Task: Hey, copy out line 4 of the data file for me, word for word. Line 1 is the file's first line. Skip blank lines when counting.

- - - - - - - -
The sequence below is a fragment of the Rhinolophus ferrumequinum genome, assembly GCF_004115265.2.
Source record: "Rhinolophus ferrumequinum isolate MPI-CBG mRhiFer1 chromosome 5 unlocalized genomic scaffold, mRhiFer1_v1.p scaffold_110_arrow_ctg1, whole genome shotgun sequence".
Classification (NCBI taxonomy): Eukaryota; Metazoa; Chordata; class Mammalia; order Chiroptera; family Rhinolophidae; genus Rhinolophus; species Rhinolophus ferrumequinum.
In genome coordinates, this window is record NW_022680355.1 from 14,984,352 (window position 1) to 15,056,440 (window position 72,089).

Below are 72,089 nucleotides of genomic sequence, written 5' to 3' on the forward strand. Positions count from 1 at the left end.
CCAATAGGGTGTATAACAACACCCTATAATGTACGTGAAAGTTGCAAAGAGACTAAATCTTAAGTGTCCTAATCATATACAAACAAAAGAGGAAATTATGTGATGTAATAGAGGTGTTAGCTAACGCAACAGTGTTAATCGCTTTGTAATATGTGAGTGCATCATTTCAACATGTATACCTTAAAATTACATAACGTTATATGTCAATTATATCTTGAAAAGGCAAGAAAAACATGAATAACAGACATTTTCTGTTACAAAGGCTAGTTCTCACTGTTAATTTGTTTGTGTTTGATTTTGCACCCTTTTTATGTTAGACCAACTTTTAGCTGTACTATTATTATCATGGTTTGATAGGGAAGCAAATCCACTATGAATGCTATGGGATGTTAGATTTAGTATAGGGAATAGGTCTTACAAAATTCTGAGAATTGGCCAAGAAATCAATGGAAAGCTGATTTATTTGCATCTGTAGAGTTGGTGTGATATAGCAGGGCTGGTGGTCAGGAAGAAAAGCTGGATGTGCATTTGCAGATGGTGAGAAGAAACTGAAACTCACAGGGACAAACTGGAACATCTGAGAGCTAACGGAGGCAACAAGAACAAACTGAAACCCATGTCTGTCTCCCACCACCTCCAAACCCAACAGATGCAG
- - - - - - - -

In genome coordinates, this window is record NW_022680355.1 from 14,984,352 (window position 1) to 15,056,440 (window position 72,089).